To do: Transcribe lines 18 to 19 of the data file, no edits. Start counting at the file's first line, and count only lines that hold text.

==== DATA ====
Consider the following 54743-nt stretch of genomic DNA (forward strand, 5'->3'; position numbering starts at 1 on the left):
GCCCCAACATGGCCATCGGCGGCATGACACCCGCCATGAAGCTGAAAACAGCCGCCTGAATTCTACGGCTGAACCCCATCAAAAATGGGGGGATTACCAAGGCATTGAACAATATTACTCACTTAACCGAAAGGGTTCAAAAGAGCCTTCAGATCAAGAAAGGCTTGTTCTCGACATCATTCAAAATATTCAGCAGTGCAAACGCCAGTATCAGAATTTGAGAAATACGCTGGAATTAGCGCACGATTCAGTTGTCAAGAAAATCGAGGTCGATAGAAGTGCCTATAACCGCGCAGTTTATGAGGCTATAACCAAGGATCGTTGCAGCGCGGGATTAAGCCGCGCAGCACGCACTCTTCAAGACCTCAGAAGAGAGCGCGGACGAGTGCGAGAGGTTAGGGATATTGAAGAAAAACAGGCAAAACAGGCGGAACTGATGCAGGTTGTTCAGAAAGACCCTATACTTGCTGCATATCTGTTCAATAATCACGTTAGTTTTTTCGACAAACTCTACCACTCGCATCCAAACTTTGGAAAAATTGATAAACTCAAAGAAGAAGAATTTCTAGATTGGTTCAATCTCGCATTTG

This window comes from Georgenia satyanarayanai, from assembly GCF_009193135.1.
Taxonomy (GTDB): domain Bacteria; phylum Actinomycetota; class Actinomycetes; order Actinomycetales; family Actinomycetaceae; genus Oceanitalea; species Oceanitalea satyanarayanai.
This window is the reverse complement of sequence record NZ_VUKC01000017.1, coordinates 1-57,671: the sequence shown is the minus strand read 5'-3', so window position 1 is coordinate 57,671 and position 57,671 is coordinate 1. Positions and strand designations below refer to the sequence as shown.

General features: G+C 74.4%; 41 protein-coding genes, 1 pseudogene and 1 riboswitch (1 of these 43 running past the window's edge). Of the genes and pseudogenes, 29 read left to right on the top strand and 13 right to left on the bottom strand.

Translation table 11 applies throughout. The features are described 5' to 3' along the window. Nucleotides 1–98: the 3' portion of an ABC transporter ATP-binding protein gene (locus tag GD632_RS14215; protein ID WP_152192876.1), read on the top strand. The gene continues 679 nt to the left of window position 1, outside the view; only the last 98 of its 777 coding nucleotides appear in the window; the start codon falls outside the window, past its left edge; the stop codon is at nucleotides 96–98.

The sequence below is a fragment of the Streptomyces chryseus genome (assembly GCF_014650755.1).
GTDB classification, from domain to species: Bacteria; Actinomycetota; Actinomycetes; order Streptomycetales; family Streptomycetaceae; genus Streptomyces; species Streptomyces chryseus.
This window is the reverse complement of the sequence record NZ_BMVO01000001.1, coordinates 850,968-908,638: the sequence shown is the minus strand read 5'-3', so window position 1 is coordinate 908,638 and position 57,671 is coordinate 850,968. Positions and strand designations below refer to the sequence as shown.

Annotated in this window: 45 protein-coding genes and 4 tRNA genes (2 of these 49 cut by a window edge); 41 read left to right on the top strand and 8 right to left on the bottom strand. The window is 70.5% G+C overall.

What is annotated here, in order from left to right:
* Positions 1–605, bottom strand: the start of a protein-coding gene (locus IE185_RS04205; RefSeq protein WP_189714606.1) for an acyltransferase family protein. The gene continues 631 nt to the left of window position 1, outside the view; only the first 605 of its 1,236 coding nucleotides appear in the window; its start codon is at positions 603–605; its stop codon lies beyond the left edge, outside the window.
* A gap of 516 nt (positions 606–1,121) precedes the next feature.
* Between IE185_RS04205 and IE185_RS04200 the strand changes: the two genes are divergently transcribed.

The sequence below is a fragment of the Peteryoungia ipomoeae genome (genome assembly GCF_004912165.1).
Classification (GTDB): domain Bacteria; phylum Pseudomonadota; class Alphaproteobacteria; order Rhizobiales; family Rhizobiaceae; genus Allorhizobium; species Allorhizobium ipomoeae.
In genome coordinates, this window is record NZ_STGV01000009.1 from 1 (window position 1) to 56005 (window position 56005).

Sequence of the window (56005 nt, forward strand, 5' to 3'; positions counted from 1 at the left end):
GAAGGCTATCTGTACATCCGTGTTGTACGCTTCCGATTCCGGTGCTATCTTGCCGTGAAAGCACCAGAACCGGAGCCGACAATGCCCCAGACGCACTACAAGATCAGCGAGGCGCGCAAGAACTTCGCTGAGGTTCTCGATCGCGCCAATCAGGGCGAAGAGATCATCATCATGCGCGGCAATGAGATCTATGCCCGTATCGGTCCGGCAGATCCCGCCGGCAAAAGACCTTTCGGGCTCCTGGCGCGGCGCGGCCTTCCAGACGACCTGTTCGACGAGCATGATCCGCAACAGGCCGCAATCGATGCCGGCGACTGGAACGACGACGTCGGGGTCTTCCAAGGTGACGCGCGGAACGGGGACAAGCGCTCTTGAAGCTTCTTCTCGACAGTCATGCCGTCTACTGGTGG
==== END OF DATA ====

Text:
In genome coordinates, this window is record NZ_STGV01000009.1 from 1 (window position 1) to 56005 (window position 56005).

Sequence of the window (56005 nt, forward strand, 5' to 3'; positions counted from 1 at the left end):